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Pregnancy

P Lin et al, 2022. Associations Between Pregnancy-Related Predisposing Factors for Offspring Neurodevelopmental Conditions & Parental Genetic Liability to Attention Deficit/Hyperactivity Disorder, Autism, & Schizophrenia, JAMA Psychiatry, published online.

Associations Between Pregnancy-Related Predisposing Factors for Offspring Neurodevelopmental Conditions & Parental Genetic Liability to Attention Deficit/Hyperactivity Disorder, Autism, & Schizophrenia

P Lin et al, 2022
JAMA Psychiatry, published online.
July 20, 2022

ABSTRACT

Importance:
Several maternal exposures during pregnancy are considered predisposing factors for offspring neurodevelopmental conditions. However, many of these exposures may be noncausal and biased by maternal genetic liability.

Objective:
To assess whether pregnancy-related predisposing factors for offspring neurodevelopmental conditions are associated with maternal genetic liability for attention-deficit/hyperactivity disorder (ADHD), autism, and schizophrenia and to compare associations for maternal genetic liability with those for paternal genetic liability, which could indicate that paternal exposures are not suitable negative controls for maternal exposures.

Design, setting, and participants:
The Norwegian Mother, Father and Child Cohort Study (MoBa) is a population-based pregnancy cohort that recruited parents from June 1999 to December 2008. Polygenic scores (PGS) for ADHD, autism, and schizophrenia were derived in mothers and fathers. The associations between maternal PGS and 37 pregnancy-related measures were estimated, and these results were compared with those from paternal PGS predicting paternal measures during the mother's pregnancy. Analysis took place between March 2021 and March 2022.

Exposures:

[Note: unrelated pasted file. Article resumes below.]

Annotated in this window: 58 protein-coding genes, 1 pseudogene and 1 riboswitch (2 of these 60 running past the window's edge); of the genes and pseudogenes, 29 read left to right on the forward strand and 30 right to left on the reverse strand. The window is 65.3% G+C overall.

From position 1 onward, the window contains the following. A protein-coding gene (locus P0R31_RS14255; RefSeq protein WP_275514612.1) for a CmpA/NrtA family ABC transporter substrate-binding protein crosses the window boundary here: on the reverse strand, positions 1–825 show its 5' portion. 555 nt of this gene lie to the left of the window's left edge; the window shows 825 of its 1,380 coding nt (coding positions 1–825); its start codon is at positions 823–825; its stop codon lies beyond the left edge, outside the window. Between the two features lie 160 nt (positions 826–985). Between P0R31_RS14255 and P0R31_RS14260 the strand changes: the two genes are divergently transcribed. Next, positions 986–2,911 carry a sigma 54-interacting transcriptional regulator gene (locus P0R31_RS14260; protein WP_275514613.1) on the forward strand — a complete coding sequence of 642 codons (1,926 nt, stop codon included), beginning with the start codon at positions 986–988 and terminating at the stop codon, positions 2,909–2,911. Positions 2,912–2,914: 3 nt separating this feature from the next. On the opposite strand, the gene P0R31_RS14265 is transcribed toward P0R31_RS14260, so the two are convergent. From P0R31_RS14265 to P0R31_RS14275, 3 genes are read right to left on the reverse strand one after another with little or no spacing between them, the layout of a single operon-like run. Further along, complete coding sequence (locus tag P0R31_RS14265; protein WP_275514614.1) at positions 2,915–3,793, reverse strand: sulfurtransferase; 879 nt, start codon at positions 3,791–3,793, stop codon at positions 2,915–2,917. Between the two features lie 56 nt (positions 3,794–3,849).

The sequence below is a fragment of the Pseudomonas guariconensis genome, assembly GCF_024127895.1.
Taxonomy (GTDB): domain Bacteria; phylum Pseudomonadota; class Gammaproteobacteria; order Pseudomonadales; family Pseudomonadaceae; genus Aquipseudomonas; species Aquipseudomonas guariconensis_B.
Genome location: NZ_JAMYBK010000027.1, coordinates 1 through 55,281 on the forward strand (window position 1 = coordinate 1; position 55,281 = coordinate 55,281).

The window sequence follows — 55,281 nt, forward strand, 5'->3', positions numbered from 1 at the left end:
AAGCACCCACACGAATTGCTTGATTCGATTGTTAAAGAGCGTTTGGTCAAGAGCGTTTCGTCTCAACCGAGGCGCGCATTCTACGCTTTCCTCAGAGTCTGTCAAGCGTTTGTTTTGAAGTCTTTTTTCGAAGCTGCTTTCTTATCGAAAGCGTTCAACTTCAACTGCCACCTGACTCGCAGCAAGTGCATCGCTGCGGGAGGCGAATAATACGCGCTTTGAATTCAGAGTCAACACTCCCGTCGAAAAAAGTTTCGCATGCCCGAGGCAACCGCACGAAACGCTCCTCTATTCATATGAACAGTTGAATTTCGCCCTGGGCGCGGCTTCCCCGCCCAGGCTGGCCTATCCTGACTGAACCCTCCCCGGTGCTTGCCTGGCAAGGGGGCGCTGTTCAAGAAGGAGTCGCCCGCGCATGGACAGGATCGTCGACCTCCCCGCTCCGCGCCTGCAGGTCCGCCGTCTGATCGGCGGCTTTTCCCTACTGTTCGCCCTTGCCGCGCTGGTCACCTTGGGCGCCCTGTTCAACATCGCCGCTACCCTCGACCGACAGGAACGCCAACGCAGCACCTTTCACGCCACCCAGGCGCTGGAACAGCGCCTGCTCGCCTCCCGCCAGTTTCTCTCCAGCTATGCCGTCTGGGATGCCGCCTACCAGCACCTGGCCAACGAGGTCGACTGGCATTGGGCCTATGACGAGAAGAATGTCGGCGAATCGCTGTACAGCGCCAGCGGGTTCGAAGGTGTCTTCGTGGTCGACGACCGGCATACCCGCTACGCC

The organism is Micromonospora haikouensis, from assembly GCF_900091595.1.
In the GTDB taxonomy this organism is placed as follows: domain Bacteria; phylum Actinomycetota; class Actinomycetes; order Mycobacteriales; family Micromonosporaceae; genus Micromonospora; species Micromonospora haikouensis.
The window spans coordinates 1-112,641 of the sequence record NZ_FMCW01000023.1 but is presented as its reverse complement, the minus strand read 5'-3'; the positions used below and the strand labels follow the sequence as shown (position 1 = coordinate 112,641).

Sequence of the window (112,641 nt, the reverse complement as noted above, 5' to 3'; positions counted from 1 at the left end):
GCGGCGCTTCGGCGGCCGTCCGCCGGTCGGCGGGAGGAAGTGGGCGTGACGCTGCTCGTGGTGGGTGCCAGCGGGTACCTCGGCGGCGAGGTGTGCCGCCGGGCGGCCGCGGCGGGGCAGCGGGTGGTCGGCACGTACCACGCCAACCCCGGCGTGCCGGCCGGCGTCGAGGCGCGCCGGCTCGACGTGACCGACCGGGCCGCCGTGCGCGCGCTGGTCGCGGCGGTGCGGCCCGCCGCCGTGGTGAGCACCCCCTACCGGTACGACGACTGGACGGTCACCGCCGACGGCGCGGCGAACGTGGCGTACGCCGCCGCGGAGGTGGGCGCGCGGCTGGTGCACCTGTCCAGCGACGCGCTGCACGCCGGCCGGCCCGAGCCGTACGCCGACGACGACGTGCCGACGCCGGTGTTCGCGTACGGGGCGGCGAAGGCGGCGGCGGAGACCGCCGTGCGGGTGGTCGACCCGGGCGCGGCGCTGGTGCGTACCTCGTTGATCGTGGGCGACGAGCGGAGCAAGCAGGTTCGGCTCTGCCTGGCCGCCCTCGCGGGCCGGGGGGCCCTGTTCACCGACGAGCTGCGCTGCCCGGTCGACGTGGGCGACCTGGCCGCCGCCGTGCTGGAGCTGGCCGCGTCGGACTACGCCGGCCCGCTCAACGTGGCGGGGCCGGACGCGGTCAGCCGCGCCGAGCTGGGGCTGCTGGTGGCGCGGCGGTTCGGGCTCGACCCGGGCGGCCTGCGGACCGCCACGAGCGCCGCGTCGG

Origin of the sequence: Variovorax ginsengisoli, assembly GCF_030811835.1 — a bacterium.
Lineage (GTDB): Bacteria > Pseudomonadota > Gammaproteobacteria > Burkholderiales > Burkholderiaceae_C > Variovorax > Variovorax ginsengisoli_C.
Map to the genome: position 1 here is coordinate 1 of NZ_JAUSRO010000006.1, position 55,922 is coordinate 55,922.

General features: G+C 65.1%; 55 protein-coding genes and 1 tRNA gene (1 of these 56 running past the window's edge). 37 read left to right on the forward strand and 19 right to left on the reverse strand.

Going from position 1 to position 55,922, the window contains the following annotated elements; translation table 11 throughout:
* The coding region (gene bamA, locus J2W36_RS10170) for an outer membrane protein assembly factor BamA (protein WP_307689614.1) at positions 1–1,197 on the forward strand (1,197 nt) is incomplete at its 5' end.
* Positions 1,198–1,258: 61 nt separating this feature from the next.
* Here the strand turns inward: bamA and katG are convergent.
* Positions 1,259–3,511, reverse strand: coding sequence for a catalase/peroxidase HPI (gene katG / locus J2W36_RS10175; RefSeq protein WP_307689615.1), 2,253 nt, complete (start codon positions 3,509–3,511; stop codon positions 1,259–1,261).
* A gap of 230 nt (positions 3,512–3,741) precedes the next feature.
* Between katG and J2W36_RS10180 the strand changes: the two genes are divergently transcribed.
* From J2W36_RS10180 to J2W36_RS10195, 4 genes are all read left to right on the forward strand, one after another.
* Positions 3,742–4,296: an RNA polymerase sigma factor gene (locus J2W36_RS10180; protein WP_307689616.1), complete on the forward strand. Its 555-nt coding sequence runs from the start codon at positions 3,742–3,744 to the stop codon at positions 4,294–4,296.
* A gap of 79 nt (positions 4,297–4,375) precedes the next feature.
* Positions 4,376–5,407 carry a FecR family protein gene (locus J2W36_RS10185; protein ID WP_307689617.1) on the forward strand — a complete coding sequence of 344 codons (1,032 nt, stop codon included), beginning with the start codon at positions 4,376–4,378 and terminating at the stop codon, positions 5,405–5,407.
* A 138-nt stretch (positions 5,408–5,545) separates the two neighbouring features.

PGS for ADHD, autism, and schizophrenia, calculated (using discovery effect size estimates and threshold of P < .05) from the largest available genome-wide association studies.

Main outcomes and measures:
Self-reported pregnancy-related measures capturing lifestyle behaviors, metabolism, infectious and autoimmune diseases, other physical health conditions, and medication use.

Results:
Data were available for up to 14 539 mothers (mean [SD] age, 30.00 [4.45] years) and 14 897 fathers (mean [SD] age, 32.46 [5.13] years) of European ancestry. Modest but robust associations were observed between specific pregnancy-related measures and maternal PGS, including ADHD PGS with asthma (odds ratio [OR], 1.15 [95% CI, 1.06-1.25]), smoking (OR, 1.26 [95% CI, 1.19-1.33]), prepregnancy body mass index (β, 0.25 [95% CI, 0.18-0.31]), pregnancy weight gain (β, 0.20 [95% CI, 0.10-0.30]), taking folate (OR, 0.92 [95% CI, 0.88-0.96]), and not taking supplements (OR, 1.09 [95% CI, 1.04-1.14]). Schizophrenia PGS was associated with coffee consumption (OR, 1.09 [95% CI, 1.05-1.12]), smoking (OR, 1.12 [95% CI, 1.06-1.19]), prepregnancy body mass index (β, -0.18 [95% CI, -0.25 to -0.11]), and pregnancy weight gain (β, 0.17 [95% CI, 0.07-0.27]). All 3 PGSs associated with symptoms of depression/anxiety (ADHD: OR, 1.15 [95% CI, 1.09-1.22]; autism: OR, 1.13 [95% CI, 1.06-1.19]; schizophrenia: OR, 1.13 [95% CI, 1.07-1.20]). Associations were largely consistent for maternal and paternal PGS, except ADHD PGS and smoking (fathers: OR, 1.13 [95% CI, 1.09-1.17]).

Conclusions and relevance:
In this study, genetic liability to neurodevelopmental conditions that is passed from mothers to children was associated with several pregnancy-related factors and may therefore confound associations between these pregnancy-related factors and offspring neurodevelopment that have previously been thought to be causal. It is crucial that future study designs account for genetic confounding to obtain valid causal inferences so that accurate advice can be given to pregnant individuals.

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